Euclid's diagram accompanying his proof of Pythagoras' right-triangle theorem: In any right triangle, the sum of the squares of the two shorter sides equals the square of the longest side.
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Hey hey hi Mumfacolyte --
Here's the story I remember about Lincoln and Euclid, and I suspect I got it from Sandburg's bio (super-recommended),
When Lincoln first began dabbling in politics, he helped a winning candidate, and was rewarded with an Illinois state job as a surveyor -- a job for which he had no previous experience. He was given a theodolite and a crude book of instructions, and went about surveying farms and roads.
In his crude surveying primer, he kept encountering footnotes that said "qv. Euclid," was curious to know who this Euclid guy was, inquired, and was loaned a copy of The Elements. Lincoln and Euclid clicked instantly, and he dove into it like a starving man at a banquet.
Late in his life Lincoln claimed to have proven every demonstration in Euclid, and described it as the singlemost influential event of his intellectual life. As so many other geniuses before and after, he was astonished at the fundamental concept -- that things about the World could actually be PROVEN, known with absolute certainty; and that this huge volume of Proofs were interconnected, each new proof resting with perfect certainty on the proofs that had come before.
We don't normally think of Lincoln as math-minded, but in fact, if his memoir is true, he could blow just about anyone out of the water with his adoring mastery of Euclid.
The utterances from the mouths of politicians are such cotton-candy, ill-defined, evasive crap (e.g., what, exactly, do American politicians mean by "freedom" as they goose applause from unsophisticated audiences?) ... I'm convinced Euclid's demands of clear, precise definitions and ironclad logical step-by-step demonstrations evolved into the core of Lincoln's political and debating skills. More than any of his political rivals and contemporaries, he could instantly spot the flaws and lies in any political argument, and could illuminate the holes and gaffs so that audiences quickly saw which speaker was spewing fluff, and which speaker was on solid "Euclidean" ground.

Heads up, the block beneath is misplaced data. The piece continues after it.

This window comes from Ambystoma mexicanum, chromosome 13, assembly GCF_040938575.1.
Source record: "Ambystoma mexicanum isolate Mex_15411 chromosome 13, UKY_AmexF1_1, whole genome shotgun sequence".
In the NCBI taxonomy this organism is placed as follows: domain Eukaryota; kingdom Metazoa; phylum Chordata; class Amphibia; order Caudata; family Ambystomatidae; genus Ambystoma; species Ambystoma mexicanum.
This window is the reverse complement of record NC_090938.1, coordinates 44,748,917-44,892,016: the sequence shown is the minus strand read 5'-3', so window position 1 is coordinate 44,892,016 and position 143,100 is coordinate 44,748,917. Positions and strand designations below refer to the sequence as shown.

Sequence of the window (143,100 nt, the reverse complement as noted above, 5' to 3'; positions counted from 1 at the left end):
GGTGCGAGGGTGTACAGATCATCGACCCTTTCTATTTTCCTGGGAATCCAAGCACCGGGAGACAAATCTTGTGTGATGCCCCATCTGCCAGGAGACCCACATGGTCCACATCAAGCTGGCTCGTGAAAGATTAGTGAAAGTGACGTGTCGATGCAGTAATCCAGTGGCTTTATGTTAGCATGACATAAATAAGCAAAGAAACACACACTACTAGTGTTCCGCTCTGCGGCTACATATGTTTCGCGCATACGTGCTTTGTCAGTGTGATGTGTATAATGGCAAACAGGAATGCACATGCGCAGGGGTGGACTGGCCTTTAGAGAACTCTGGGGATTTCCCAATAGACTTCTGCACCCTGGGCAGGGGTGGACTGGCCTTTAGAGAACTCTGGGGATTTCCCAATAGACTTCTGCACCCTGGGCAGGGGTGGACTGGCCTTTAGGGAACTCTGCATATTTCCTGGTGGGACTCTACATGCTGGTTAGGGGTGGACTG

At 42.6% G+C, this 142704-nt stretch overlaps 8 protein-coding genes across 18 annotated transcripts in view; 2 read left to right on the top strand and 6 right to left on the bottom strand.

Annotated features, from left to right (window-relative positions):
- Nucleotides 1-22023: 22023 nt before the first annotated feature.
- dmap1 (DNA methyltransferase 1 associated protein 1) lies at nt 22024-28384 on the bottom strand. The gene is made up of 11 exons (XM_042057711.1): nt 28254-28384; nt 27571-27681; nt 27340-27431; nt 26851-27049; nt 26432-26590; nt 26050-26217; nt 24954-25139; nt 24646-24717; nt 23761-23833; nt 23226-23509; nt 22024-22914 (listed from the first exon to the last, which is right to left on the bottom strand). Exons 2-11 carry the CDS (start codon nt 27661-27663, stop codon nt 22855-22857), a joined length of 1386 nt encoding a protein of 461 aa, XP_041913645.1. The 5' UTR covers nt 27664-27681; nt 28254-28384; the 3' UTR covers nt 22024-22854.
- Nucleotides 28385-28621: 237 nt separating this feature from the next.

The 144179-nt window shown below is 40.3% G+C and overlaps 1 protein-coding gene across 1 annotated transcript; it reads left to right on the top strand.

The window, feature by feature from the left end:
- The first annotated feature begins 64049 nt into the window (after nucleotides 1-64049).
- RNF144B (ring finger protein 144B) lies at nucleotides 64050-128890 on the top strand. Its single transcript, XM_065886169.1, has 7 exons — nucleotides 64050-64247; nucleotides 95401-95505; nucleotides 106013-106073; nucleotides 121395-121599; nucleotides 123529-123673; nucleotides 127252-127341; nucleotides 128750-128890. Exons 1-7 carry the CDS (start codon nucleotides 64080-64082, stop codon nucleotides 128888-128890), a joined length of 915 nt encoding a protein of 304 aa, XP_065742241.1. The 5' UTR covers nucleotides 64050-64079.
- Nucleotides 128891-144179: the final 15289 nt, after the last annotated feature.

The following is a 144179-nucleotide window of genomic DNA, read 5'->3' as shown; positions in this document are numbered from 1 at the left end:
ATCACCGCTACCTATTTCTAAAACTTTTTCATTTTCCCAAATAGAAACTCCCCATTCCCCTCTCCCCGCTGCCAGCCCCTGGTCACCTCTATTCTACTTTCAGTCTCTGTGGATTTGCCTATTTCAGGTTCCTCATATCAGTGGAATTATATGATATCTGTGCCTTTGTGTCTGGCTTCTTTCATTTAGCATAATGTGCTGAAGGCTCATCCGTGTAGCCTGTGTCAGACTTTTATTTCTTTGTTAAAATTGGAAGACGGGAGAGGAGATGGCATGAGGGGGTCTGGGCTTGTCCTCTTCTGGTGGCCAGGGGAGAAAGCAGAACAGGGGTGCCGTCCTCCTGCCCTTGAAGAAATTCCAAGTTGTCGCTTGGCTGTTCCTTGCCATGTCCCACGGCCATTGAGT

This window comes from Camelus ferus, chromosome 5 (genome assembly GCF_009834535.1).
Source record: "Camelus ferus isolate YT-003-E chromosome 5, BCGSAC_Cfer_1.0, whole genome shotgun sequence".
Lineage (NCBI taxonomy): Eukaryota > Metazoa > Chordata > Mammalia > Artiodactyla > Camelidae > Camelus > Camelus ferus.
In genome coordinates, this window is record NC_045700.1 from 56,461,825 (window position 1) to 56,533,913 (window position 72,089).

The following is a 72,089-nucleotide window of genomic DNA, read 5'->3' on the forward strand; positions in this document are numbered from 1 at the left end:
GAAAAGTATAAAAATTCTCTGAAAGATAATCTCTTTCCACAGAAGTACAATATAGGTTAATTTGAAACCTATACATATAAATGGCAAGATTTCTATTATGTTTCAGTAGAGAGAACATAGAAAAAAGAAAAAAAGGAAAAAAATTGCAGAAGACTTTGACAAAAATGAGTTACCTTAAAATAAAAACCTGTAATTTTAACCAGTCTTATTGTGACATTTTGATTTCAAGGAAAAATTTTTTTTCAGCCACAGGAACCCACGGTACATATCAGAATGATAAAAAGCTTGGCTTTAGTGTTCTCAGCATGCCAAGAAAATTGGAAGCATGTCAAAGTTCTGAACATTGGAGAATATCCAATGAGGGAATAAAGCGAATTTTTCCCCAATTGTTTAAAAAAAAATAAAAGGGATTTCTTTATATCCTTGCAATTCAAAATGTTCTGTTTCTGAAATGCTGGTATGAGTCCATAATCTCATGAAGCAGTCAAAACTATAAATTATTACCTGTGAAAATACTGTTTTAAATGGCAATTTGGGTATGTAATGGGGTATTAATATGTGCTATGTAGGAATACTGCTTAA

The Lincoln-Douglas Debates are particularly interesting to read in detail from this perspective. Though Lincoln lost the Senate race to Douglas, the debates, widely published, launched Lincoln from backwoods obscurity to national attention. He was making sense about and illuminating very important national matters -- and Douglas, the far more florid and celebrated orator, wasn't.
I don't want to overplay the importance of Euclid to Lincoln's political success. He also had a personality that can only be described as Magic, people couldn't help but love and admire him, he was a wildly funny raconteur, and these skills made juries his adoring slaves and made Lincoln one America's most successful trial lawyers.
Two memoirs about first encountering Euclid as children (these are paraphrases from memory):
Bertrand Russell: "I never imagined anything could be so delicious."
John Stuart Mill read the first few pages of The Elements and screamed: "This is preposterous!" (That, of course, wasn't his final verdict, he kept reading every preposterous word.)
It's all aesthetics, but my absolute favorite is Euclid's proof (Book IX, Proposition 20) that there is an infinity of prime numbers; there is no greatest prime number.
And he does it all with unmarked straightedge, dividers, and line segments. (Today we'd go straight to the algebra and arithmetic of the argument.)
I think it's enough for every intelligent, civilized person just to be "touched" -- well, maybe punched and clobbered a few times -- by Euclid, to have thoroughly mastered just a half-dozen of the proofs. Mastering Euclid's proof of Pythagoras' right-triangle theorem -- that earns every woman, man and child the right to say forevermore that they truly understand the World, and how Reality is truly constructed.
Two particularly fascinating works based entirely on Euclid's example:
Spinoza's "Ethics" -- right, wrong, good, evil, in human behavior, all defined and proven precisely in the Euclid way.
Newton's "Principia" -- though he'd already invented the calculus secretly to quickly grasp the System of the World, Newton published his results entirely in the traditional Euclidean method of "The Elements," without the slightest hint that any other method could match the precision and perfection of Euclid.
My reading of the extensive Dover notes regarding the Parallel Postulate seems to make it clear that even Euclid thought there was something very fishy -- and "un-Euclidean" -- about this particular foundation of his geometry. I'm certain Euclid would have embraced the modern discoveries of non-Euclidean geometry with instant understanding and great pleasure.